Test pinion pre-load (requires dial-type inch pound torque wrench)
If all is good, install the pinion seal and re-torque the yoke. (This step can happen before you set pinion pre-load as long as you get everything right the first time, if not, you will need to remove the seal and replace it with a new one)
Slide axle shafts back in place
Replace C-clips
Inspect work
Install rear cover and fill with oil -- I recommend Amsoil synthetic gear lube
 

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Discussion Starter #18
Thank you

Very thorough description of the process and the details that need special attention.

My guess is that the inner/outer question might be answered once the pinion is removed and inspected carefully.

I really appreciate your taking the time to respond with such detail!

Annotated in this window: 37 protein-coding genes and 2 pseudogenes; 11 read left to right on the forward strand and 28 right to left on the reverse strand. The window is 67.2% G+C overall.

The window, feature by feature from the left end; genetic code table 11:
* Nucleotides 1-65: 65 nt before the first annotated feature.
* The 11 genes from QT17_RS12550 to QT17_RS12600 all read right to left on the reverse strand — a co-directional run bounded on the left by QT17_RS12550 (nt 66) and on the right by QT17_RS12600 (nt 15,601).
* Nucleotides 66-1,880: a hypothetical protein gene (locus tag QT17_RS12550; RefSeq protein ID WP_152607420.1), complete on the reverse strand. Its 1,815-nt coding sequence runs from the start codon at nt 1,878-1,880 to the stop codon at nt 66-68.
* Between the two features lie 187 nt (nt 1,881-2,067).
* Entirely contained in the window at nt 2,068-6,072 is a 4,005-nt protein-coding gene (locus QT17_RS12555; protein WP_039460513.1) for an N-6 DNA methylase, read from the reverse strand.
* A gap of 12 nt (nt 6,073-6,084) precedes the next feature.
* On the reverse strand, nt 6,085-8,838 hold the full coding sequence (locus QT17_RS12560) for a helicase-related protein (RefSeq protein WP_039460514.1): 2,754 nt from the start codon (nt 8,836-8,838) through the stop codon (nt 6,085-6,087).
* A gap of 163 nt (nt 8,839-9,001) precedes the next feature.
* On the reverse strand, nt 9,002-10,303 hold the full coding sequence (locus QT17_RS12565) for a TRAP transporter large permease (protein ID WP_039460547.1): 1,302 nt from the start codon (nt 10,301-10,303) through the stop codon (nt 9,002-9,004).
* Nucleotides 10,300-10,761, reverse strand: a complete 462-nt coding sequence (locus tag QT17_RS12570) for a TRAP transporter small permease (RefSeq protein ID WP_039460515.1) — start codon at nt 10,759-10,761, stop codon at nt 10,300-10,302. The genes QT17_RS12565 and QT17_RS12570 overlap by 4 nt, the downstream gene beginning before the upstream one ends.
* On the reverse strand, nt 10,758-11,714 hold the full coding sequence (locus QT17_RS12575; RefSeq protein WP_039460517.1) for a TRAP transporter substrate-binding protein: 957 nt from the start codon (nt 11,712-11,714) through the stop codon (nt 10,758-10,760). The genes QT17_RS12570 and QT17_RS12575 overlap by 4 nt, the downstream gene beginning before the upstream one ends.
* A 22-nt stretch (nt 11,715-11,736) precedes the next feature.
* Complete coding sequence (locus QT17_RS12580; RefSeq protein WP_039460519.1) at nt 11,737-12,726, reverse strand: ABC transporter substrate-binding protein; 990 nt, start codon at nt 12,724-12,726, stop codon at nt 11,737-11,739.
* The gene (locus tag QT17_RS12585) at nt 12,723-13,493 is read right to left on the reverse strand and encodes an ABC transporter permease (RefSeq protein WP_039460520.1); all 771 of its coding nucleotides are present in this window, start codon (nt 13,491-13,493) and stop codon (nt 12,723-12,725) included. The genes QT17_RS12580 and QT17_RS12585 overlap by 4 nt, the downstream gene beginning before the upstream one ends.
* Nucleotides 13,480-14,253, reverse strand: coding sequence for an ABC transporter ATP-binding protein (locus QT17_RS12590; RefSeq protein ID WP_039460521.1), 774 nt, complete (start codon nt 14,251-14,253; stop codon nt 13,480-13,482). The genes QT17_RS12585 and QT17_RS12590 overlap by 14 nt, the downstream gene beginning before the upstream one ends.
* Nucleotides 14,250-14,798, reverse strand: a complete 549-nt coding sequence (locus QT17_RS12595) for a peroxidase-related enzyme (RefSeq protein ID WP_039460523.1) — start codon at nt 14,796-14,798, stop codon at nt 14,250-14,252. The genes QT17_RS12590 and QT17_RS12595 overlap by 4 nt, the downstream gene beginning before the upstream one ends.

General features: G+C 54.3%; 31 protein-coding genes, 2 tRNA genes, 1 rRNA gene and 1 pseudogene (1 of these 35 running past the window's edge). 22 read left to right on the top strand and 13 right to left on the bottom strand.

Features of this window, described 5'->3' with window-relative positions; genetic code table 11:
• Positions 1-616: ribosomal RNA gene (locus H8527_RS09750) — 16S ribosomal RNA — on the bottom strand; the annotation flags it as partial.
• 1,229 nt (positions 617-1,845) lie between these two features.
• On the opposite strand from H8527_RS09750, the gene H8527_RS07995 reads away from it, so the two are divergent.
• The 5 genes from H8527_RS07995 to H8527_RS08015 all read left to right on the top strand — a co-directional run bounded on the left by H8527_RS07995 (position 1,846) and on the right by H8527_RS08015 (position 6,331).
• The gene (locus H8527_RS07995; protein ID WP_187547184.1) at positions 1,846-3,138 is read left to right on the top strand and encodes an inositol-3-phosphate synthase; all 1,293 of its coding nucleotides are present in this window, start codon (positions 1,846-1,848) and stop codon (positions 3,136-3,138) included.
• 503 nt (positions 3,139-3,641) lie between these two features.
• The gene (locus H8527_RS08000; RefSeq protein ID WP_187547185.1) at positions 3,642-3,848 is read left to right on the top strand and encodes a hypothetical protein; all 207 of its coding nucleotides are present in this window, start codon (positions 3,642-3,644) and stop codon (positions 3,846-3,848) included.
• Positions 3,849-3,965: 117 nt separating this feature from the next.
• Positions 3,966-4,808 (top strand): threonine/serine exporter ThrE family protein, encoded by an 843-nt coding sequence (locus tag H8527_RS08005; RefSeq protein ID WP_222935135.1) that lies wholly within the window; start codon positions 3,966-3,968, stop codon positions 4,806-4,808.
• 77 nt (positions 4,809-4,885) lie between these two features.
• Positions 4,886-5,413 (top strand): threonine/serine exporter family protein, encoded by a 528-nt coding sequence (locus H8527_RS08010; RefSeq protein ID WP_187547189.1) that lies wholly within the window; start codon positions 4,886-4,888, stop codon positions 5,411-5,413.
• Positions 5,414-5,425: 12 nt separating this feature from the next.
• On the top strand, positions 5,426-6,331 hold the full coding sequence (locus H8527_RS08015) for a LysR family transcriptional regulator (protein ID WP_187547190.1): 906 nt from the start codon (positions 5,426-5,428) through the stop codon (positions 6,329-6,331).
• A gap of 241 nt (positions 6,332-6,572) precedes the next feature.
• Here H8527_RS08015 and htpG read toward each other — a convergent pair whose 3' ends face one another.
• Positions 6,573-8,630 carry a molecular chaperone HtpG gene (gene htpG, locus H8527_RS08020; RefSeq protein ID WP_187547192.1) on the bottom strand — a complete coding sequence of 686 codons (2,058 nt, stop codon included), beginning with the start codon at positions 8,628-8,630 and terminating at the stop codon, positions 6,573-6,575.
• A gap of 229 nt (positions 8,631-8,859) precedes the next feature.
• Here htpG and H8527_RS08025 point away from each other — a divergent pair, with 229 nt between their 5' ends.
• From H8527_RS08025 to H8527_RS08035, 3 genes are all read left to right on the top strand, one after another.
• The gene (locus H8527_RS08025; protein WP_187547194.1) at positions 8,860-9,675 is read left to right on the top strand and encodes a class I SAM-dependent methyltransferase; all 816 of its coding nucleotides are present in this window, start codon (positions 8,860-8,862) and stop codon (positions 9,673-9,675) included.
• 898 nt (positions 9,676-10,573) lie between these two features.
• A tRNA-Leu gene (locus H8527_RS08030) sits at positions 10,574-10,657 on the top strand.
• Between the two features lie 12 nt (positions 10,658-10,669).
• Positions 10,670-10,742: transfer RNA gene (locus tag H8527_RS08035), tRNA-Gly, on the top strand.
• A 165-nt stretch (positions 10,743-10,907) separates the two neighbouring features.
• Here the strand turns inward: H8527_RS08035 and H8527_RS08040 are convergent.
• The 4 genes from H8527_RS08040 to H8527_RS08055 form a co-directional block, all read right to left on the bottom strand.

Question; Any chance the preload on the bearing has changed and is causing the noise due to it being too loose?
 

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Question; Any chance the preload on the bearing has changed and is causing the noise due to it being too loose?

Yes. Try resetting the preload on the pinion before tearing the axle apart. You may get lucky.

Also, the shims are between the pinion gear and the inner bearing (not the race/housing) on our rear ends (both types) you can replace the bearings/races without destroying the shim.